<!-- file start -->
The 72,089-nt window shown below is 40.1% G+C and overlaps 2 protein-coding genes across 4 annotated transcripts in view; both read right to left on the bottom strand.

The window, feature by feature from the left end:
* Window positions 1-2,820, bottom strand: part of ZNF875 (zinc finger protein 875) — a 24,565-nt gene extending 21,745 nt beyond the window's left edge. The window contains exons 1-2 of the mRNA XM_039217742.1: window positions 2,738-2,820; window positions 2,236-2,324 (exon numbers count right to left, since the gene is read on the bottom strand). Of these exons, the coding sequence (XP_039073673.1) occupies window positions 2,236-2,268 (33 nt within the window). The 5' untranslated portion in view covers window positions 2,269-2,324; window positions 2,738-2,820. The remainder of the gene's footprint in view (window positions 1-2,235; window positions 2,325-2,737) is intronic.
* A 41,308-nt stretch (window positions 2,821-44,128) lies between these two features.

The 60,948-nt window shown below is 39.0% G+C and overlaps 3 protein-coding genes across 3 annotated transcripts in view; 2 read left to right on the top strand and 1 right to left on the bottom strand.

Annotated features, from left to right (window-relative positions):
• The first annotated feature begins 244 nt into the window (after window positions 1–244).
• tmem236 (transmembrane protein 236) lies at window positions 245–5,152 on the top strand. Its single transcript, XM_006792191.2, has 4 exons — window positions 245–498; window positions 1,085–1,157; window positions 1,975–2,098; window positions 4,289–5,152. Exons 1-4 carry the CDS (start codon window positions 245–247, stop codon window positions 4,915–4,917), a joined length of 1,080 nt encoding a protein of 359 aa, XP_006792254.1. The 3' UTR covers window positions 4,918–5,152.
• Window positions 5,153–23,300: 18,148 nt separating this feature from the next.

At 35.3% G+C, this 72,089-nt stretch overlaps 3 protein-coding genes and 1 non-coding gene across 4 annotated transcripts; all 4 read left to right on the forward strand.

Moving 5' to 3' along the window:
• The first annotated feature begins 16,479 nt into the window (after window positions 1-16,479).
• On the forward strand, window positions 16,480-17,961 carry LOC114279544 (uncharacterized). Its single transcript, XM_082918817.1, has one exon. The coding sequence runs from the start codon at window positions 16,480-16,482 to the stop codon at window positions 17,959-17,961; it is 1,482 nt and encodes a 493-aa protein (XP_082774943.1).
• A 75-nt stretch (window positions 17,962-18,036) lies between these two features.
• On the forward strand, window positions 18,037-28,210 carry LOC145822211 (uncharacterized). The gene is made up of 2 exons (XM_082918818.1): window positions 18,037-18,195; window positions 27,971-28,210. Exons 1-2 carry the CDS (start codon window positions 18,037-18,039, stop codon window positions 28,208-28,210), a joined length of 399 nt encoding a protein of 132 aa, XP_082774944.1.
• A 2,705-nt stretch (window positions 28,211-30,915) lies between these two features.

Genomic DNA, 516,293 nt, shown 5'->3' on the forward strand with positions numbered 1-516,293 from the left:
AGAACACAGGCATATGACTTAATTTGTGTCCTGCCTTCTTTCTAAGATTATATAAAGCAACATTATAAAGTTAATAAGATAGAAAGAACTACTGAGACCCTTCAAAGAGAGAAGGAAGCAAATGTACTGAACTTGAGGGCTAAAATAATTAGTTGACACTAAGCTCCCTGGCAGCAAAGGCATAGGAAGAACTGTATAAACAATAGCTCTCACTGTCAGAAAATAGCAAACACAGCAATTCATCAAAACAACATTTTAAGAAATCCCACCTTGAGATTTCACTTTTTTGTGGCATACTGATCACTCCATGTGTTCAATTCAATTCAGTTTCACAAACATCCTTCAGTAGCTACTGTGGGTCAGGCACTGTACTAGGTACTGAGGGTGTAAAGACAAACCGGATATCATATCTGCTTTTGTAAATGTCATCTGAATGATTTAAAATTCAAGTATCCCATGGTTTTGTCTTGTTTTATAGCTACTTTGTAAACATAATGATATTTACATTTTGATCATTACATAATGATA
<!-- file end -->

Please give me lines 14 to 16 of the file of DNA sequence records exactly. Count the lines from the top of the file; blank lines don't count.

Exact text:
• A 75-nt stretch (window positions 17,962-18,036) lies between these two features.
• On the forward strand, window positions 18,037-28,210 carry LOC145822211 (uncharacterized). The gene is made up of 2 exons (XM_082918818.1): window positions 18,037-18,195; window positions 27,971-28,210. Exons 1-2 carry the CDS (start codon window positions 18,037-18,039, stop codon window positions 28,208-28,210), a joined length of 399 nt encoding a protein of 132 aa, XP_082774944.1.
• A 2,705-nt stretch (window positions 28,211-30,915) lies between these two features.